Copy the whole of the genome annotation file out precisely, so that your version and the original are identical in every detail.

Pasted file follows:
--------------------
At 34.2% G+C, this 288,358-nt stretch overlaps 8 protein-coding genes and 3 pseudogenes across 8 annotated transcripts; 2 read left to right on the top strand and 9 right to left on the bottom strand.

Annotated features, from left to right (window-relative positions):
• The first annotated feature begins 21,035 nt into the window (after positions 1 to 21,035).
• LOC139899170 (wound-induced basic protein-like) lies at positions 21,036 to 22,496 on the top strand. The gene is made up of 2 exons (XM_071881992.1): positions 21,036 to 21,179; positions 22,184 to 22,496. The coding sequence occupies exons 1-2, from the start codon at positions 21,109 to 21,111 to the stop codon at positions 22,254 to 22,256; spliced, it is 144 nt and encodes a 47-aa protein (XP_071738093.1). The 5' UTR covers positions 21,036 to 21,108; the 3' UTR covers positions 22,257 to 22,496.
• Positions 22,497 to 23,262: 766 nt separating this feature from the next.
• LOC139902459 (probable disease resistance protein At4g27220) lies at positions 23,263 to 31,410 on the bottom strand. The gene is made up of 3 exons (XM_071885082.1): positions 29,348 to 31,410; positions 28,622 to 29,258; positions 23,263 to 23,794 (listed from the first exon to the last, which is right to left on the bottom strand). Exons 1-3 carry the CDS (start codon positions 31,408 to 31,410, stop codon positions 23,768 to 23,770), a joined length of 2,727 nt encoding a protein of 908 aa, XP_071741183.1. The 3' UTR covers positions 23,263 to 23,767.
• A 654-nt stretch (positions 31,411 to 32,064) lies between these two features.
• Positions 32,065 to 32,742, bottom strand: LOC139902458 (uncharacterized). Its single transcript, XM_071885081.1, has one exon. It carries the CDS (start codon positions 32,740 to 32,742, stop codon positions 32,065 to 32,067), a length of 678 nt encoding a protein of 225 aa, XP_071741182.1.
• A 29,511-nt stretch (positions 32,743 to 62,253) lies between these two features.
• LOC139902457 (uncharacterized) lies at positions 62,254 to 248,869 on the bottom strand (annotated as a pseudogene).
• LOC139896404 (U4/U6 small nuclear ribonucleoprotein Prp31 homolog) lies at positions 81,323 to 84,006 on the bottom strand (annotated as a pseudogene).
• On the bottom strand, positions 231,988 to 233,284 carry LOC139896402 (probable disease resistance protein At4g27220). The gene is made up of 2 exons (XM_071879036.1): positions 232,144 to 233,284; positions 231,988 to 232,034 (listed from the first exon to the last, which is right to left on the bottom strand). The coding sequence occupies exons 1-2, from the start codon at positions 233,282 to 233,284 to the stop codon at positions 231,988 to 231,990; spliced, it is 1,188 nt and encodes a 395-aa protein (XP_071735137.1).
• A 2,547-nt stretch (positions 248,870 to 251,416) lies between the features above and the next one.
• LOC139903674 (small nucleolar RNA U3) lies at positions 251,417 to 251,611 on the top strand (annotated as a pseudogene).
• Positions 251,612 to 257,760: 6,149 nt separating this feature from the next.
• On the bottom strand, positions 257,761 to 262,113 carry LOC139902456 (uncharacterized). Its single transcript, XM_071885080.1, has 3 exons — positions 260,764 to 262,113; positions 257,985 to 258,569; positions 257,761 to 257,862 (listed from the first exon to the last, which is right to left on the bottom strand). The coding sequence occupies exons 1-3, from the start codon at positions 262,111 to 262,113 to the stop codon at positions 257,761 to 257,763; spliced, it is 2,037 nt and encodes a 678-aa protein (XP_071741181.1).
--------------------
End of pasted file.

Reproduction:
At 34.2% G+C, this 288,358-nt stretch overlaps 8 protein-coding genes and 3 pseudogenes across 8 annotated transcripts; 2 read left to right on the top strand and 9 right to left on the bottom strand.

Annotated features, from left to right (window-relative positions):
• The first annotated feature begins 21,035 nt into the window (after positions 1 to 21,035).
• LOC139899170 (wound-induced basic protein-like) lies at positions 21,036 to 22,496 on the top strand. The gene is made up of 2 exons (XM_071881992.1): positions 21,036 to 21,179; positions 22,184 to 22,496. The coding sequence occupies exons 1-2, from the start codon at positions 21,109 to 21,111 to the stop codon at positions 22,254 to 22,256; spliced, it is 144 nt and encodes a 47-aa protein (XP_071738093.1). The 5' UTR covers positions 21,036 to 21,108; the 3' UTR covers positions 22,257 to 22,496.
• Positions 22,497 to 23,262: 766 nt separating this feature from the next.
• LOC139902459 (probable disease resistance protein At4g27220) lies at positions 23,263 to 31,410 on the bottom strand. The gene is made up of 3 exons (XM_071885082.1): positions 29,348 to 31,410; positions 28,622 to 29,258; positions 23,263 to 23,794 (listed from the first exon to the last, which is right to left on the bottom strand). Exons 1-3 carry the CDS (start codon positions 31,408 to 31,410, stop codon positions 23,768 to 23,770), a joined length of 2,727 nt encoding a protein of 908 aa, XP_071741183.1. The 3' UTR covers positions 23,263 to 23,767.
• A 654-nt stretch (positions 31,411 to 32,064) lies between these two features.
• Positions 32,065 to 32,742, bottom strand: LOC139902458 (uncharacterized). Its single transcript, XM_071885081.1, has one exon. It carries the CDS (start codon positions 32,740 to 32,742, stop codon positions 32,065 to 32,067), a length of 678 nt encoding a protein of 225 aa, XP_071741182.1.
• A 29,511-nt stretch (positions 32,743 to 62,253) lies between these two features.
• LOC139902457 (uncharacterized) lies at positions 62,254 to 248,869 on the bottom strand (annotated as a pseudogene).
• LOC139896404 (U4/U6 small nuclear ribonucleoprotein Prp31 homolog) lies at positions 81,323 to 84,006 on the bottom strand (annotated as a pseudogene).
• On the bottom strand, positions 231,988 to 233,284 carry LOC139896402 (probable disease resistance protein At4g27220). The gene is made up of 2 exons (XM_071879036.1): positions 232,144 to 233,284; positions 231,988 to 232,034 (listed from the first exon to the last, which is right to left on the bottom strand). The coding sequence occupies exons 1-2, from the start codon at positions 233,282 to 233,284 to the stop codon at positions 231,988 to 231,990; spliced, it is 1,188 nt and encodes a 395-aa protein (XP_071735137.1).
• A 2,547-nt stretch (positions 248,870 to 251,416) lies between the features above and the next one.
• LOC139903674 (small nucleolar RNA U3) lies at positions 251,417 to 251,611 on the top strand (annotated as a pseudogene).
• Positions 251,612 to 257,760: 6,149 nt separating this feature from the next.
• On the bottom strand, positions 257,761 to 262,113 carry LOC139902456 (uncharacterized). Its single transcript, XM_071885080.1, has 3 exons — positions 260,764 to 262,113; positions 257,985 to 258,569; positions 257,761 to 257,862 (listed from the first exon to the last, which is right to left on the bottom strand). The coding sequence occupies exons 1-3, from the start codon at positions 262,111 to 262,113 to the stop codon at positions 257,761 to 257,763; spliced, it is 2,037 nt and encodes a 678-aa protein (XP_071741181.1).